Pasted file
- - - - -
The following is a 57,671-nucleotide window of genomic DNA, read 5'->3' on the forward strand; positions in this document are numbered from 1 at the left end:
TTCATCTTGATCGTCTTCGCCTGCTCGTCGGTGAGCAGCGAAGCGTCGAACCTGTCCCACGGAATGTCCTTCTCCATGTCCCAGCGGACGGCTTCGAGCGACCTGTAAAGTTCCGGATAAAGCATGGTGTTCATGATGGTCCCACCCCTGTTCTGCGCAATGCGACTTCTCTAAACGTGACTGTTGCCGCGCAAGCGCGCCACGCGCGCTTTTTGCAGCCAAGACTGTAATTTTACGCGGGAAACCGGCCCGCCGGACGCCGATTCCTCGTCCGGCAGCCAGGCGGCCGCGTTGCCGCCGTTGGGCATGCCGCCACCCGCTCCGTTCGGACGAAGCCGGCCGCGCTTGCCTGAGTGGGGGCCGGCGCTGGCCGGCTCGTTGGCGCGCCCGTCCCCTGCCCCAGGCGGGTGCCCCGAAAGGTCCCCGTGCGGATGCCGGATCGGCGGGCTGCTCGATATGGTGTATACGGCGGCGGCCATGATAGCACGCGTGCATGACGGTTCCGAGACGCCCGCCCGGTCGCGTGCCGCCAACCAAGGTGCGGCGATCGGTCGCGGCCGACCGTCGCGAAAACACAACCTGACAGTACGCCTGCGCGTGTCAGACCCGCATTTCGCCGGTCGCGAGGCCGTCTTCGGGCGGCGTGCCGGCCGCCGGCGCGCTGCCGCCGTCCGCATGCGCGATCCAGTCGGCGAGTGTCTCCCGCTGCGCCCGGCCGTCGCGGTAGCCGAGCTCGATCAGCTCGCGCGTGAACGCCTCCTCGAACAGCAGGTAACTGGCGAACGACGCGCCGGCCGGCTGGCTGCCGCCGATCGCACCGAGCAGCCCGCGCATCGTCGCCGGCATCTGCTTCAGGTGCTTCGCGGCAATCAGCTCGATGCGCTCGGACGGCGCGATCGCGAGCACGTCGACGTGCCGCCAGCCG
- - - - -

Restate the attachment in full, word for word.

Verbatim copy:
The following is a 57,671-nucleotide window of genomic DNA, read 5'->3' on the forward strand; positions in this document are numbered from 1 at the left end:
TTCATCTTGATCGTCTTCGCCTGCTCGTCGGTGAGCAGCGAAGCGTCGAACCTGTCCCACGGAATGTCCTTCTCCATGTCCCAGCGGACGGCTTCGAGCGACCTGTAAAGTTCCGGATAAAGCATGGTGTTCATGATGGTCCCACCCCTGTTCTGCGCAATGCGACTTCTCTAAACGTGACTGTTGCCGCGCAAGCGCGCCACGCGCGCTTTTTGCAGCCAAGACTGTAATTTTACGCGGGAAACCGGCCCGCCGGACGCCGATTCCTCGTCCGGCAGCCAGGCGGCCGCGTTGCCGCCGTTGGGCATGCCGCCACCCGCTCCGTTCGGACGAAGCCGGCCGCGCTTGCCTGAGTGGGGGCCGGCGCTGGCCGGCTCGTTGGCGCGCCCGTCCCCTGCCCCAGGCGGGTGCCCCGAAAGGTCCCCGTGCGGATGCCGGATCGGCGGGCTGCTCGATATGGTGTATACGGCGGCGGCCATGATAGCACGCGTGCATGACGGTTCCGAGACGCCCGCCCGGTCGCGTGCCGCCAACCAAGGTGCGGCGATCGGTCGCGGCCGACCGTCGCGAAAACACAACCTGACAGTACGCCTGCGCGTGTCAGACCCGCATTTCGCCGGTCGCGAGGCCGTCTTCGGGCGGCGTGCCGGCCGCCGGCGCGCTGCCGCCGTCCGCATGCGCGATCCAGTCGGCGAGTGTCTCCCGCTGCGCCCGGCCGTCGCGGTAGCCGAGCTCGATCAGCTCGCGCGTGAACGCCTCCTCGAACAGCAGGTAACTGGCGAACGACGCGCCGGCCGGCTGGCTGCCGCCGATCGCACCGAGCAGCCCGCGCATCGTCGCCGGCATCTGCTTCAGGTGCTTCGCGGCAATCAGCTCGATGCGCTCGGACGGCGCGATCGCGAGCACGTCGACGTGCCGCCAGCCG